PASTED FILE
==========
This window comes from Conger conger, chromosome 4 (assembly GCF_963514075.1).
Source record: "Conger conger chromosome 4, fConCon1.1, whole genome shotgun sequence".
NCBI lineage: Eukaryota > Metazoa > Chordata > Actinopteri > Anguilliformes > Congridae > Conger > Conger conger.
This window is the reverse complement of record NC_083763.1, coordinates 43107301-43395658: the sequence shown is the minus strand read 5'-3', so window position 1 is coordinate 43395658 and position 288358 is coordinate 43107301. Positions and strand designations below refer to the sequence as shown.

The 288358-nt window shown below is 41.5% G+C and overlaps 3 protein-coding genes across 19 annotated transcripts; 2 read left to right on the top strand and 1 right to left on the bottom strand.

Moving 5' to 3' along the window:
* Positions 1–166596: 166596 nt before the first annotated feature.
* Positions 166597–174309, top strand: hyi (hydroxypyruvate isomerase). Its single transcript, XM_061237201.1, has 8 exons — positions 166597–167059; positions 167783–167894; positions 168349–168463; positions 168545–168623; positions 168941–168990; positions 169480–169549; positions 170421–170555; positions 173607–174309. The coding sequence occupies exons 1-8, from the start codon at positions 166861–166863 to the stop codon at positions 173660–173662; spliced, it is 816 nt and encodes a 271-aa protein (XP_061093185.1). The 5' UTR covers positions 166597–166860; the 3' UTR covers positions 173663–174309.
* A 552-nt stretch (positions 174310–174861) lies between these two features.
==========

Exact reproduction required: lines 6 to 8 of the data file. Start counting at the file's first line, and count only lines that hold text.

Moving 5' to 3' along the window:
* Positions 1–166596: 166596 nt before the first annotated feature.
* Positions 166597–174309, top strand: hyi (hydroxypyruvate isomerase). Its single transcript, XM_061237201.1, has 8 exons — positions 166597–167059; positions 167783–167894; positions 168349–168463; positions 168545–168623; positions 168941–168990; positions 169480–169549; positions 170421–170555; positions 173607–174309. The coding sequence occupies exons 1-8, from the start codon at positions 166861–166863 to the stop codon at positions 173660–173662; spliced, it is 816 nt and encodes a 271-aa protein (XP_061093185.1). The 5' UTR covers positions 166597–166860; the 3' UTR covers positions 173663–174309.